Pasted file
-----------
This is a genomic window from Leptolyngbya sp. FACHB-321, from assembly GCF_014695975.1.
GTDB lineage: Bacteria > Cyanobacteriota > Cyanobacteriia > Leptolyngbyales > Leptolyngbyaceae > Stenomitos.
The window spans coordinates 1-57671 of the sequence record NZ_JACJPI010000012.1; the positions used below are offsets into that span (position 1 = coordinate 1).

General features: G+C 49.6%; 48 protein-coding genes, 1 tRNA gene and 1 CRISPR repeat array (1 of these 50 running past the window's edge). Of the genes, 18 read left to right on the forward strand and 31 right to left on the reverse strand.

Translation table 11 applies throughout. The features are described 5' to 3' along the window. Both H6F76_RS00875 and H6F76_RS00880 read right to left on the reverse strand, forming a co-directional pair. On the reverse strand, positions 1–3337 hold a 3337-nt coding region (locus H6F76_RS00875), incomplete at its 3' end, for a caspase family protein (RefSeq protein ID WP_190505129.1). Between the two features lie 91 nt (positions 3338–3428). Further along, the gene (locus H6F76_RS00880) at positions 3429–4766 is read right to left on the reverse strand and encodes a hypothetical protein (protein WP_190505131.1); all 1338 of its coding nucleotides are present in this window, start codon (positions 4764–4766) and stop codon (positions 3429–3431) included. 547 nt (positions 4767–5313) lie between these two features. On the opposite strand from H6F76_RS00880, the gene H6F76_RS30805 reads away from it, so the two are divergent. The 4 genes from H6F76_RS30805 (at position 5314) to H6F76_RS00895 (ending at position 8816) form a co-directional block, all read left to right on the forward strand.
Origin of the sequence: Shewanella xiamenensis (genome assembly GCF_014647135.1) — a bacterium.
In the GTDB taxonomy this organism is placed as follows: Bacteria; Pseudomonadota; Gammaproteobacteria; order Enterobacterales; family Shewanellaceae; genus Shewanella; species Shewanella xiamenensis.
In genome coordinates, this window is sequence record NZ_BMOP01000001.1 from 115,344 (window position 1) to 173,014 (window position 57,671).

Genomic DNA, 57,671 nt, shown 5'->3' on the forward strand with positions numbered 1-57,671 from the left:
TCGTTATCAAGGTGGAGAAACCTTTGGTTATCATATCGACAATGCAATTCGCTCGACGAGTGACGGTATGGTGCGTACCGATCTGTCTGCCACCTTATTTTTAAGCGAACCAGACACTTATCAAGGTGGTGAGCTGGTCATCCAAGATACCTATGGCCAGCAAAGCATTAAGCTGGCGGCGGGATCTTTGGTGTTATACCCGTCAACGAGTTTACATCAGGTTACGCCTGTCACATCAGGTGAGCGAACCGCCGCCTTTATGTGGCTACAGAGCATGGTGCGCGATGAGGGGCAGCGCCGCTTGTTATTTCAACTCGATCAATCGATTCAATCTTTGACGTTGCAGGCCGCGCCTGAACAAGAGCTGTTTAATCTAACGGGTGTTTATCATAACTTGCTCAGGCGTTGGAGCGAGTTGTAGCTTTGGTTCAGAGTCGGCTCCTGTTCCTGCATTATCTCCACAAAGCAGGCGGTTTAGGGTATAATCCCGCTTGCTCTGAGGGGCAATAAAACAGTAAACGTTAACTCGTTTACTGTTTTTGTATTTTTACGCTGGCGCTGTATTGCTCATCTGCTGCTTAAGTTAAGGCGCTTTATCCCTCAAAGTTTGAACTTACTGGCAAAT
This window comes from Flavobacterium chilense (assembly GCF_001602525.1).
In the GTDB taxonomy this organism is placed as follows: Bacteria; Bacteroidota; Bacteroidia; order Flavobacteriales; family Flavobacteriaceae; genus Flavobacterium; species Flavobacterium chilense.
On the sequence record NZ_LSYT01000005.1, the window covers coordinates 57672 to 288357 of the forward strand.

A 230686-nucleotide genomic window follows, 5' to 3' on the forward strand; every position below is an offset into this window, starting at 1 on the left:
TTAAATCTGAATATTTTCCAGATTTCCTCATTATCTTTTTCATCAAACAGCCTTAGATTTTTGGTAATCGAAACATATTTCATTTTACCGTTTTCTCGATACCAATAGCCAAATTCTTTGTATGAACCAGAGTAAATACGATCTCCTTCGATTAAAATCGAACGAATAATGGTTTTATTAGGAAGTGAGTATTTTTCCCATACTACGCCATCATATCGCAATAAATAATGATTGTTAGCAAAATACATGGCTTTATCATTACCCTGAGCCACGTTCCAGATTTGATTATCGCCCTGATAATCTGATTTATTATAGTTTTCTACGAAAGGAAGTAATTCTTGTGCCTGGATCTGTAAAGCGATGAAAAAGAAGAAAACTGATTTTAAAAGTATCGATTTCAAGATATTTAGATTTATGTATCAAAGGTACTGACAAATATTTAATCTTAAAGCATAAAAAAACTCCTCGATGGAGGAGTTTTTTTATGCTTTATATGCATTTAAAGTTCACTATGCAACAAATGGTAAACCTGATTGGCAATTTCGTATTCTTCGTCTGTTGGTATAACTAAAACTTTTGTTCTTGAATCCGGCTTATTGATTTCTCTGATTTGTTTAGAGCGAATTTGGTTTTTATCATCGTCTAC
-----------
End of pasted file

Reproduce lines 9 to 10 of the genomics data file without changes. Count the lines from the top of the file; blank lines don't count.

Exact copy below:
Genomic DNA, 57,671 nt, shown 5'->3' on the forward strand with positions numbered 1-57,671 from the left:
TCGTTATCAAGGTGGAGAAACCTTTGGTTATCATATCGACAATGCAATTCGCTCGACGAGTGACGGTATGGTGCGTACCGATCTGTCTGCCACCTTATTTTTAAGCGAACCAGACACTTATCAAGGTGGTGAGCTGGTCATCCAAGATACCTATGGCCAGCAAAGCATTAAGCTGGCGGCGGGATCTTTGGTGTTATACCCGTCAACGAGTTTACATCAGGTTACGCCTGTCACATCAGGTGAGCGAACCGCCGCCTTTATGTGGCTACAGAGCATGGTGCGCGATGAGGGGCAGCGCCGCTTGTTATTTCAACTCGATCAATCGATTCAATCTTTGACGTTGCAGGCCGCGCCTGAACAAGAGCTGTTTAATCTAACGGGTGTTTATCATAACTTGCTCAGGCGTTGGAGCGAGTTGTAGCTTTGGTTCAGAGTCGGCTCCTGTTCCTGCATTATCTCCACAAAGCAGGCGGTTTAGGGTATAATCCCGCTTGCTCTGAGGGGCAATAAAACAGTAAACGTTAACTCGTTTACTGTTTTTGTATTTTTACGCTGGCGCTGTATTGCTCATCTGCTGCTTAAGTTAAGGCGCTTTATCCCTCAAAGTTTGAACTTACTGGCAAAT